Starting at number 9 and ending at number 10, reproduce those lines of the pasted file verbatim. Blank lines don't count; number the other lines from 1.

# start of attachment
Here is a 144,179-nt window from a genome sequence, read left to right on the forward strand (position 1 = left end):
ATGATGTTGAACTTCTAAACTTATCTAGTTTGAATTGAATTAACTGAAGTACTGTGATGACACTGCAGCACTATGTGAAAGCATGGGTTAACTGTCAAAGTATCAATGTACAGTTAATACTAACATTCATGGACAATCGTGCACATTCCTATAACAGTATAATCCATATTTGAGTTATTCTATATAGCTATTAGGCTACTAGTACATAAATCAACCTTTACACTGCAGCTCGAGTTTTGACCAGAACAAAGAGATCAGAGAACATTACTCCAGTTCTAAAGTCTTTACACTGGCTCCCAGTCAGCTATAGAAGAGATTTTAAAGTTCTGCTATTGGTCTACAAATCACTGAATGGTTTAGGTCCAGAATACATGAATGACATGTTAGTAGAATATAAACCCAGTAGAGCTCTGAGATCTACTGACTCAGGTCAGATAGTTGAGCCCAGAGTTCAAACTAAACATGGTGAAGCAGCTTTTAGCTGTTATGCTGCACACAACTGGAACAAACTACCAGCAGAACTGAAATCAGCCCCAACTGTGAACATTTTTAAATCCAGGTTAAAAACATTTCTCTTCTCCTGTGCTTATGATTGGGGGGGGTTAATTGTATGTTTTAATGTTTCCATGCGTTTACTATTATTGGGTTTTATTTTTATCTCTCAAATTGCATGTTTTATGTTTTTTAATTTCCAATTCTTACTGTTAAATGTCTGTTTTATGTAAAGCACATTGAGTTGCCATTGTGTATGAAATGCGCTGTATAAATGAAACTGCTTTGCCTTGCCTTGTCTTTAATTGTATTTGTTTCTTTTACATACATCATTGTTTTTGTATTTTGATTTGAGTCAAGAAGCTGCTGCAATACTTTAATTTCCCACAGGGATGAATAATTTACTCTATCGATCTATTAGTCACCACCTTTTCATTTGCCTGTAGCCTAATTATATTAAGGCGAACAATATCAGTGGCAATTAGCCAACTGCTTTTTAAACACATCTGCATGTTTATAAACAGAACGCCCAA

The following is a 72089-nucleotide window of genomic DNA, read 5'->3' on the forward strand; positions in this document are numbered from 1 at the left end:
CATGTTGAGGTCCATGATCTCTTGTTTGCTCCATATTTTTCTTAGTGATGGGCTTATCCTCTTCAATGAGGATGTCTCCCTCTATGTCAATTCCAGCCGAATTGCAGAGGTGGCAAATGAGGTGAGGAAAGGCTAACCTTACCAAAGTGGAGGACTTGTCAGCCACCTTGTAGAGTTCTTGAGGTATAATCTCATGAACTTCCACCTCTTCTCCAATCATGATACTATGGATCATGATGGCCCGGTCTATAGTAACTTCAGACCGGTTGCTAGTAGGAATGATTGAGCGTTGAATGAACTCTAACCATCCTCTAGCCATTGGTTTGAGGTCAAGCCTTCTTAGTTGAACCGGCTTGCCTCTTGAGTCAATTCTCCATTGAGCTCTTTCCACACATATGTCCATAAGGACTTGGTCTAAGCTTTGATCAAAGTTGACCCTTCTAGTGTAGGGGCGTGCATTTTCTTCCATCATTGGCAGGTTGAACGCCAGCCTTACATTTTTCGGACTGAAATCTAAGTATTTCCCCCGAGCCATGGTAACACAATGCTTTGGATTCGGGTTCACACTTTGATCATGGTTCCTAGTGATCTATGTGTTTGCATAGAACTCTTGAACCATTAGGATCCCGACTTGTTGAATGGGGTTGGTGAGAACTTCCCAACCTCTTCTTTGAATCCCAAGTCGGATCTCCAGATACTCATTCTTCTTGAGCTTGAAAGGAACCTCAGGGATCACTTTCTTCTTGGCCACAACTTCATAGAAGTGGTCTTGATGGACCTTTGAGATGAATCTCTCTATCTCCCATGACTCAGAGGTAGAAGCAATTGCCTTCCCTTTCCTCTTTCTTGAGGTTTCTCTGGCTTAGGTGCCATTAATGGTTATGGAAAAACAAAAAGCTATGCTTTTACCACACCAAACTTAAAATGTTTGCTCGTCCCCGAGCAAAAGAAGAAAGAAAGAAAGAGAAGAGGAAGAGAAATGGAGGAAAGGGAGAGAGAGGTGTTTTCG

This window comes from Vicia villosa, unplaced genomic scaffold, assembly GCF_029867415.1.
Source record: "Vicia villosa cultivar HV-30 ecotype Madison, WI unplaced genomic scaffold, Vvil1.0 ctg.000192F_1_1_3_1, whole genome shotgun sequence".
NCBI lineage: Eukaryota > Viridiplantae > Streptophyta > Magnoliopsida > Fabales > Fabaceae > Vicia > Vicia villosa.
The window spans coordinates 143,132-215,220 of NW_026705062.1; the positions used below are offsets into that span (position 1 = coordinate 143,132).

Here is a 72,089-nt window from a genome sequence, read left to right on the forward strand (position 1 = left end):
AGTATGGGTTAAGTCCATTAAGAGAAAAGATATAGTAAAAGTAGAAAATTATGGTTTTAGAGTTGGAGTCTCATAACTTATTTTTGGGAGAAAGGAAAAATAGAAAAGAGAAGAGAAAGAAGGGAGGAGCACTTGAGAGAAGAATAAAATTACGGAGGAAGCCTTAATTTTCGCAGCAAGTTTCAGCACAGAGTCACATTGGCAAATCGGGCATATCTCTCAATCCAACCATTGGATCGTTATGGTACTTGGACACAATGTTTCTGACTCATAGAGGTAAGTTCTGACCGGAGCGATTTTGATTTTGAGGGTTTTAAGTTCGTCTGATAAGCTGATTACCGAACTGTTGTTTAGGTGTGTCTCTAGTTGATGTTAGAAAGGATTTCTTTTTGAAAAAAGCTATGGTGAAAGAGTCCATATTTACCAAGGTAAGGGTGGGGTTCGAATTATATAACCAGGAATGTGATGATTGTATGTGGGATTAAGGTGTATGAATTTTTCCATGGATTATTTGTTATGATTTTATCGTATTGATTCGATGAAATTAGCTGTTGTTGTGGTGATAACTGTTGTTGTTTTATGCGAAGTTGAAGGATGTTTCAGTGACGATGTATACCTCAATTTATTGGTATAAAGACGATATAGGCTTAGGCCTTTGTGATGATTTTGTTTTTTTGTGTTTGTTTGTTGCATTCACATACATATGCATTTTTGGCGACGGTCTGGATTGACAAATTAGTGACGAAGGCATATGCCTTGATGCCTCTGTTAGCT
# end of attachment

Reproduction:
Here is a 72,089-nt window from a genome sequence, read left to right on the forward strand (position 1 = left end):
AGTATGGGTTAAGTCCATTAAGAGAAAAGATATAGTAAAAGTAGAAAATTATGGTTTTAGAGTTGGAGTCTCATAACTTATTTTTGGGAGAAAGGAAAAATAGAAAAGAGAAGAGAAAGAAGGGAGGAGCACTTGAGAGAAGAATAAAATTACGGAGGAAGCCTTAATTTTCGCAGCAAGTTTCAGCACAGAGTCACATTGGCAAATCGGGCATATCTCTCAATCCAACCATTGGATCGTTATGGTACTTGGACACAATGTTTCTGACTCATAGAGGTAAGTTCTGACCGGAGCGATTTTGATTTTGAGGGTTTTAAGTTCGTCTGATAAGCTGATTACCGAACTGTTGTTTAGGTGTGTCTCTAGTTGATGTTAGAAAGGATTTCTTTTTGAAAAAAGCTATGGTGAAAGAGTCCATATTTACCAAGGTAAGGGTGGGGTTCGAATTATATAACCAGGAATGTGATGATTGTATGTGGGATTAAGGTGTATGAATTTTTCCATGGATTATTTGTTATGATTTTATCGTATTGATTCGATGAAATTAGCTGTTGTTGTGGTGATAACTGTTGTTGTTTTATGCGAAGTTGAAGGATGTTTCAGTGACGATGTATACCTCAATTTATTGGTATAAAGACGATATAGGCTTAGGCCTTTGTGATGATTTTGTTTTTTTGTGTTTGTTTGTTGCATTCACATACATATGCATTTTTGGCGACGGTCTGGATTGACAAATTAGTGACGAAGGCATATGCCTTGATGCCTCTGTTAGCT